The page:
Fuel production systems for remote areas via an aluminum energy vector
July 29, 2018
Energy Fuels, Vol. 32, no. 9, 2018, pp. 9033-9042.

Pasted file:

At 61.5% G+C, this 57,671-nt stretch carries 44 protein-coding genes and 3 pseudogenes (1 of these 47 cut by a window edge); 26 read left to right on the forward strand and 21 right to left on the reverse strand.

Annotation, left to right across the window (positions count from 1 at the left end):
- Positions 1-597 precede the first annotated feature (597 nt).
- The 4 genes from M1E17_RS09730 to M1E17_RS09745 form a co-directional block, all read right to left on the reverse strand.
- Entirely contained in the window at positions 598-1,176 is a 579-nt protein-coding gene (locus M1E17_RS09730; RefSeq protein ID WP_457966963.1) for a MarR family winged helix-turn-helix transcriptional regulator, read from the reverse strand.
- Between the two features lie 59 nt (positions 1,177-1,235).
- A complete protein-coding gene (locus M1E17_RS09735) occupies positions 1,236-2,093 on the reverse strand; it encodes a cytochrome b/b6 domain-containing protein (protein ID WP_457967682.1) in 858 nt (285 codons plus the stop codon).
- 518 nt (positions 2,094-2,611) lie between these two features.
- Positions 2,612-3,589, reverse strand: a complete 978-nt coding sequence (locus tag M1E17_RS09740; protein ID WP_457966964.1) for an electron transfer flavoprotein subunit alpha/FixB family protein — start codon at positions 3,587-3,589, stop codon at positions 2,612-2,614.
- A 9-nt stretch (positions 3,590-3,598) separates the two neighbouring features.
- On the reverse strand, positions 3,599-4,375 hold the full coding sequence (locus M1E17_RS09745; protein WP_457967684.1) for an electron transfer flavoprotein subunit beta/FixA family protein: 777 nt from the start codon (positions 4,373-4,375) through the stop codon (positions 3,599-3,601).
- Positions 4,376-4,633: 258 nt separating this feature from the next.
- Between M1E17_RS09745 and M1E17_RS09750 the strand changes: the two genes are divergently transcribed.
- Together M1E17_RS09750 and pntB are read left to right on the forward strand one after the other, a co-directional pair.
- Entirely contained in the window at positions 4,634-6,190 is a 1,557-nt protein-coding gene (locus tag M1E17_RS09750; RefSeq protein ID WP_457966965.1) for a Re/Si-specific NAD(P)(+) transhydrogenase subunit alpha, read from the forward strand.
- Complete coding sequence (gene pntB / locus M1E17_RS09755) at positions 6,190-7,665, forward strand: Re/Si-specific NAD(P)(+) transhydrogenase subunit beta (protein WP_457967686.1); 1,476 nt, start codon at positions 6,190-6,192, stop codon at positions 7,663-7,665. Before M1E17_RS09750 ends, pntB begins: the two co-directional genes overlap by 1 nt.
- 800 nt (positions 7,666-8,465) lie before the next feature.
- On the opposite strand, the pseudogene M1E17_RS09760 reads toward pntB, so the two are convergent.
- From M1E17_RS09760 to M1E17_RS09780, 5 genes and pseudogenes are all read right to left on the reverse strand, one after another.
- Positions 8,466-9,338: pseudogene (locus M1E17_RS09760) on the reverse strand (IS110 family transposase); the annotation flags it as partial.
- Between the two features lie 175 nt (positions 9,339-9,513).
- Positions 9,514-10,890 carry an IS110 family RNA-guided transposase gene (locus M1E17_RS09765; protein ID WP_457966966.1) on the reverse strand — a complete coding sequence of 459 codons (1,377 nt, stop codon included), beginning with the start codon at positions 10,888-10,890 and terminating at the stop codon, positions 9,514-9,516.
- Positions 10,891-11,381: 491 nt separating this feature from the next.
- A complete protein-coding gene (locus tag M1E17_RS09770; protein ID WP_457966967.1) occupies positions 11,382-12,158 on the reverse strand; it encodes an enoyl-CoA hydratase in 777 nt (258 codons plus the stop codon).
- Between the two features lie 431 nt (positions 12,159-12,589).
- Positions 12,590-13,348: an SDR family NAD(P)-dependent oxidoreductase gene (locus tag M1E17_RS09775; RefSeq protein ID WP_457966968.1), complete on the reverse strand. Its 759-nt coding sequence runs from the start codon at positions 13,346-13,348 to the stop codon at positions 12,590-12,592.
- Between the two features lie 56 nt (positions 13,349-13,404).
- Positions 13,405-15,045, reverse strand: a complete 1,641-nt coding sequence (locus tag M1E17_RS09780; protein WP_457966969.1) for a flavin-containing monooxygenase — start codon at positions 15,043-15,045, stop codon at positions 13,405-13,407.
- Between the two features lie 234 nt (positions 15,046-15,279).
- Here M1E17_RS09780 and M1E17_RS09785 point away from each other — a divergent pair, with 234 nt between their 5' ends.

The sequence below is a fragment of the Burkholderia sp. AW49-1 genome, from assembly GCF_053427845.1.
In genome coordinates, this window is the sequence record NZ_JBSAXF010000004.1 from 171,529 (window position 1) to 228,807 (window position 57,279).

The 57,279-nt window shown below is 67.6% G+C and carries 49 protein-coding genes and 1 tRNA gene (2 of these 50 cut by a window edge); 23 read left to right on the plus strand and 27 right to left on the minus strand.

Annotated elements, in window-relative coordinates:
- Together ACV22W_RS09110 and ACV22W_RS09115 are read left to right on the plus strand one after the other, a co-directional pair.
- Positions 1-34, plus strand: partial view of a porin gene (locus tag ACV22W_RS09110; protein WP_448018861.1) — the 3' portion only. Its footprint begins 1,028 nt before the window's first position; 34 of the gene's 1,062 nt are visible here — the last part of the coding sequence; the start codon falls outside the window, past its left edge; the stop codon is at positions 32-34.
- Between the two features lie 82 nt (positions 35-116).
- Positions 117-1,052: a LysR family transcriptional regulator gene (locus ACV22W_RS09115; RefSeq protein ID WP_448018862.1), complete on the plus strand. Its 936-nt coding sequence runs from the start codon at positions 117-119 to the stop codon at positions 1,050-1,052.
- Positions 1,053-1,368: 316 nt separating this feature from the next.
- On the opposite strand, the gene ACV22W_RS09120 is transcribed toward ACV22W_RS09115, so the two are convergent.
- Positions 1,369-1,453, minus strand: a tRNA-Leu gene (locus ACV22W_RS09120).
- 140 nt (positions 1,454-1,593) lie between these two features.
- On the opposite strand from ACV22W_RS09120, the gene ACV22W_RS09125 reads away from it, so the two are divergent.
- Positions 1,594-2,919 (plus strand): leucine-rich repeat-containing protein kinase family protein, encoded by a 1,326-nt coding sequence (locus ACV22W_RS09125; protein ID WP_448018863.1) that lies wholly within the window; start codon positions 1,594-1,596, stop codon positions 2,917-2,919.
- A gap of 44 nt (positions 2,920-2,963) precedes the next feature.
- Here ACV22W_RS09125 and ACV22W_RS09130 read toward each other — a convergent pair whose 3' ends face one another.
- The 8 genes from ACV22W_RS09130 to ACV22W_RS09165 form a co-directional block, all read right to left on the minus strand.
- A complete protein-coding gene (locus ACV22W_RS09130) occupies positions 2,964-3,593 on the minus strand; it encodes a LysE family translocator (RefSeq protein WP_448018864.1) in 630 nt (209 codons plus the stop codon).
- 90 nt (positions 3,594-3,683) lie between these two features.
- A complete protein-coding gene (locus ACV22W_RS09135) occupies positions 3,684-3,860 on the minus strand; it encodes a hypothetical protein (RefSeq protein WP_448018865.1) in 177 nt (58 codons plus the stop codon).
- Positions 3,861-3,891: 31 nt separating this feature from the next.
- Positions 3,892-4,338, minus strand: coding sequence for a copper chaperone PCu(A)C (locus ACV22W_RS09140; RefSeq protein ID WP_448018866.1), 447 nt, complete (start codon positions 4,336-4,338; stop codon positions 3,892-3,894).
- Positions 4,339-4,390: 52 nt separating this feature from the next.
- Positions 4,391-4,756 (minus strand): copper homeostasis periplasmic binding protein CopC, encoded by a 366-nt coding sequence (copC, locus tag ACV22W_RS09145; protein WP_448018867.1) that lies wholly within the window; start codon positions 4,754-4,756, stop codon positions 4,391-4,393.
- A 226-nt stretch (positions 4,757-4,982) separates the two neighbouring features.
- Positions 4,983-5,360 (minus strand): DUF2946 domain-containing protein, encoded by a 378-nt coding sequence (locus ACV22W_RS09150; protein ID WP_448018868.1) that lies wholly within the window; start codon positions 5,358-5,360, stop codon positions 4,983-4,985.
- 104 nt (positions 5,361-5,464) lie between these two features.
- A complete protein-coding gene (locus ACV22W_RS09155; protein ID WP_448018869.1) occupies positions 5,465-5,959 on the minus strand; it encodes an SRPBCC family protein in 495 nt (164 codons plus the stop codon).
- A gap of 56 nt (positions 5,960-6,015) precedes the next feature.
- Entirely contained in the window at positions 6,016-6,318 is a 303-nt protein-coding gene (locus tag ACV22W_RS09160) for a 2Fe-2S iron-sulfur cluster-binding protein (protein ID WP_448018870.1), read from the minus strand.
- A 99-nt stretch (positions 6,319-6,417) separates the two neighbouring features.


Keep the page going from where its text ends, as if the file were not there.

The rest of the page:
Autonomous fuel synthesis in remote locations remains the Holy Grail of fuel delivery logistics. The burdened cost of delivering fuel to remote locations is often significantly more expensive than the purchase price. Here it is shown that newly developed solid aluminum metal fuel is suited for remote production of liquid diesel fuels. On a volumetric basis, aluminum has more than twice the energy of diesel fuel, making it a superb structural energy vector for remote applications. Once aluminum is treated with gallium, water of nearly any purity is used to rapidly oxidize the aluminum metal which spontaneously evolves hydrogen and heat in roughly equal energetic quantities. The benign byproduct of the reaction could, in theory, be taken to an off-site facility and recycled back into aluminum using standard smelting processes or it could be left onsite as a high-value waste. The hydrogen can easily be used as a feedstock for diesel fuel, via Fischer-Tropsch (FT) reaction mechanisms, while the heat can be leveraged for other processes, including synthesis gas compression. It is shown that as long as a carbon source, such as diesel fuel, is already present, additional diesel can be made by recovering and recycling the CO2 in the diesel exhaust. The amount of new diesel that can be made is directly related to the fraction of available CO2 that is recovered, with 100% recovery being equivalent to doubling the diesel fuel. The volume of aluminum required to accomplish this is lower than simply bringing twice as much diesel and results in a 50% increase in volumetric energy density. That is, 50% fewer fuel convoys would be required for fuel delivery. Moreover, aluminum has the potential to be exploited as a structural fuel that can be used as pallets, containers, etc., before being consumed to produce diesel. Furthermore, FT diesel production via aluminum and CO2 can be achieved without sacrificing electrical power generation.